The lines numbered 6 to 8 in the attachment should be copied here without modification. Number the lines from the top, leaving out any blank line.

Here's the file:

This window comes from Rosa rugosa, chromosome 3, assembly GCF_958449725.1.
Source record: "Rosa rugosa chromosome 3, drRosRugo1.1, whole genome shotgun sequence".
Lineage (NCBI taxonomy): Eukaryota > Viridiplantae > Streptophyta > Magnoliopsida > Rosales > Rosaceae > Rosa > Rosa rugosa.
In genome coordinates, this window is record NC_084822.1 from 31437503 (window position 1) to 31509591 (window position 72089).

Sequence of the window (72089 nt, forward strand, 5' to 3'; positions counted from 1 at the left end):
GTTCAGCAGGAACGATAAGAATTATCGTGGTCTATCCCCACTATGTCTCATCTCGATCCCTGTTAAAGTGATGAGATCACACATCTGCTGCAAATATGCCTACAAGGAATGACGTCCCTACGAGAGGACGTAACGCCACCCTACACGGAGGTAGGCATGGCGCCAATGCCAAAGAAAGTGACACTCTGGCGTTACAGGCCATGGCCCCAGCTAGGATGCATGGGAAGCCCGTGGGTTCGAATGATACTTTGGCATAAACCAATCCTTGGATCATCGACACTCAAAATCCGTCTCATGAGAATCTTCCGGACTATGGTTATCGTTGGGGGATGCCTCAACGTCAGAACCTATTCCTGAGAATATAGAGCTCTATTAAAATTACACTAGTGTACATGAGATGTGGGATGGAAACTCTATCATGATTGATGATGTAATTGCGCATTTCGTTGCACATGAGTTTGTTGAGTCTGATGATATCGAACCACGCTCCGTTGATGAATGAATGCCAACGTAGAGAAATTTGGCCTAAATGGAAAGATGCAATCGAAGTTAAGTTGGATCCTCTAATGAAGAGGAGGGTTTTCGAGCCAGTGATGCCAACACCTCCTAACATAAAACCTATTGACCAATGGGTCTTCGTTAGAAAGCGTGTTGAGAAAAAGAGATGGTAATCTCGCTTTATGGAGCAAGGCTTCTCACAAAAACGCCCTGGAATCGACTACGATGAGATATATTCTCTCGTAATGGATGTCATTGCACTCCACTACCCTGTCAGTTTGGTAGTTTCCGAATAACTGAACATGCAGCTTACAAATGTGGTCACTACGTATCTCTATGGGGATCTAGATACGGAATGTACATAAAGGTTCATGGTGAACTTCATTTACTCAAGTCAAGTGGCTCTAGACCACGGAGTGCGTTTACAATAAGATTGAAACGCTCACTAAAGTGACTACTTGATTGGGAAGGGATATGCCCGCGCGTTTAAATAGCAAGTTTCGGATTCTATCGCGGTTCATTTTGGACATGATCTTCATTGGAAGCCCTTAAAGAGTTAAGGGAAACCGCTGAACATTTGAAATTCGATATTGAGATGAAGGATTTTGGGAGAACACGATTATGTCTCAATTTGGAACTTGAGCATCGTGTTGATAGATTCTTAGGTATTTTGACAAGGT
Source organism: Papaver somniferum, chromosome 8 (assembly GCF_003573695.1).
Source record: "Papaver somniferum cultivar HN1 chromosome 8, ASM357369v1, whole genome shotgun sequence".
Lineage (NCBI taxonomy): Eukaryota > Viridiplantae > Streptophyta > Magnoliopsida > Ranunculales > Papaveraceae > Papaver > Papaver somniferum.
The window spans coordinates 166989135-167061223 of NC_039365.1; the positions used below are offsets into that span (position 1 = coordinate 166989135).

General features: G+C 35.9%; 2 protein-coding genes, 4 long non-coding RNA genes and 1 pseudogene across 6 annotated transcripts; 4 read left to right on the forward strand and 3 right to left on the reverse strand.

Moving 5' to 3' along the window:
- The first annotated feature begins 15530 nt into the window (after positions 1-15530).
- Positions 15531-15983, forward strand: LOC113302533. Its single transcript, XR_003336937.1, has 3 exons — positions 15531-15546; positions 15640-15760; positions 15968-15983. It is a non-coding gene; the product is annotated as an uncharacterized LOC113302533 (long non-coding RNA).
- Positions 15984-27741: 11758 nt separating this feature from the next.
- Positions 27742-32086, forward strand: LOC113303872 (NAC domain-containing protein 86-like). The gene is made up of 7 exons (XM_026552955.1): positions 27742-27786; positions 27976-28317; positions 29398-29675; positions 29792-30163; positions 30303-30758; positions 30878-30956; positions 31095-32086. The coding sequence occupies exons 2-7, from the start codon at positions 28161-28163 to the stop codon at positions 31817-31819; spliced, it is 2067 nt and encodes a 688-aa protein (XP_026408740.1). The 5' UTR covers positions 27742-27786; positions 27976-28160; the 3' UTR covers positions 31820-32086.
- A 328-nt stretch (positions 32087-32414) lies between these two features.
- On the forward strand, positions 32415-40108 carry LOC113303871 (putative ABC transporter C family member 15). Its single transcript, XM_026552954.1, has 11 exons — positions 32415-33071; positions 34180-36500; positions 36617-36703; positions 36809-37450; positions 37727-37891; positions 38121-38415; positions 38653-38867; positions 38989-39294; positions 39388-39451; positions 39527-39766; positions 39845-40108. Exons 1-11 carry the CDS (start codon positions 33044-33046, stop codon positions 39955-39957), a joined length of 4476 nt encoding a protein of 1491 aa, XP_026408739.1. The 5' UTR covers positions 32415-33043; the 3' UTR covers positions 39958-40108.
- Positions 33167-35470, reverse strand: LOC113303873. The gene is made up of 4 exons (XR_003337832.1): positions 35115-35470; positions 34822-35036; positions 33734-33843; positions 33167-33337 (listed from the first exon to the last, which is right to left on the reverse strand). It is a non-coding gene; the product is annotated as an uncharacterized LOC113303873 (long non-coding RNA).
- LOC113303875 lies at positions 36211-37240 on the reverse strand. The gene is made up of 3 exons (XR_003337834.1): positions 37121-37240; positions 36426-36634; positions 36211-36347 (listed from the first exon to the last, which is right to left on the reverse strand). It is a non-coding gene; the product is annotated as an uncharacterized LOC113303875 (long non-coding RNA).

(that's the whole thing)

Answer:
GTTCAGCAGGAACGATAAGAATTATCGTGGTCTATCCCCACTATGTCTCATCTCGATCCCTGTTAAAGTGATGAGATCACACATCTGCTGCAAATATGCCTACAAGGAATGACGTCCCTACGAGAGGACGTAACGCCACCCTACACGGAGGTAGGCATGGCGCCAATGCCAAAGAAAGTGACACTCTGGCGTTACAGGCCATGGCCCCAGCTAGGATGCATGGGAAGCCCGTGGGTTCGAATGATACTTTGGCATAAACCAATCCTTGGATCATCGACACTCAAAATCCGTCTCATGAGAATCTTCCGGACTATGGTTATCGTTGGGGGATGCCTCAACGTCAGAACCTATTCCTGAGAATATAGAGCTCTATTAAAATTACACTAGTGTACATGAGATGTGGGATGGAAACTCTATCATGATTGATGATGTAATTGCGCATTTCGTTGCACATGAGTTTGTTGAGTCTGATGATATCGAACCACGCTCCGTTGATGAATGAATGCCAACGTAGAGAAATTTGGCCTAAATGGAAAGATGCAATCGAAGTTAAGTTGGATCCTCTAATGAAGAGGAGGGTTTTCGAGCCAGTGATGCCAACACCTCCTAACATAAAACCTATTGACCAATGGGTCTTCGTTAGAAAGCGTGTTGAGAAAAAGAGATGGTAATCTCGCTTTATGGAGCAAGGCTTCTCACAAAAACGCCCTGGAATCGACTACGATGAGATATATTCTCTCGTAATGGATGTCATTGCACTCCACTACCCTGTCAGTTTGGTAGTTTCCGAATAACTGAACATGCAGCTTACAAATGTGGTCACTACGTATCTCTATGGGGATCTAGATACGGAATGTACATAAAGGTTCATGGTGAACTTCATTTACTCAAGTCAAGTGGCTCTAGACCACGGAGTGCGTTTACAATAAGATTGAAACGCTCACTAAAGTGACTACTTGATTGGGAAGGGATATGCCCGCGCGTTTAAATAGCAAGTTTCGGATTCTATCGCGGTTCATTTTGGACATGATCTTCATTGGAAGCCCTTAAAGAGTTAAGGGAAACCGCTGAACATTTGAAATTCGATATTGAGATGAAGGATTTTGGGAGAACACGATTATGTCTCAATTTGGAACTTGAGCATCGTGTTGATAGATTCTTAGGTATTTTGACAAGGT
Source organism: Papaver somniferum, chromosome 8 (assembly GCF_003573695.1).
Source record: "Papaver somniferum cultivar HN1 chromosome 8, ASM357369v1, whole genome shotgun sequence".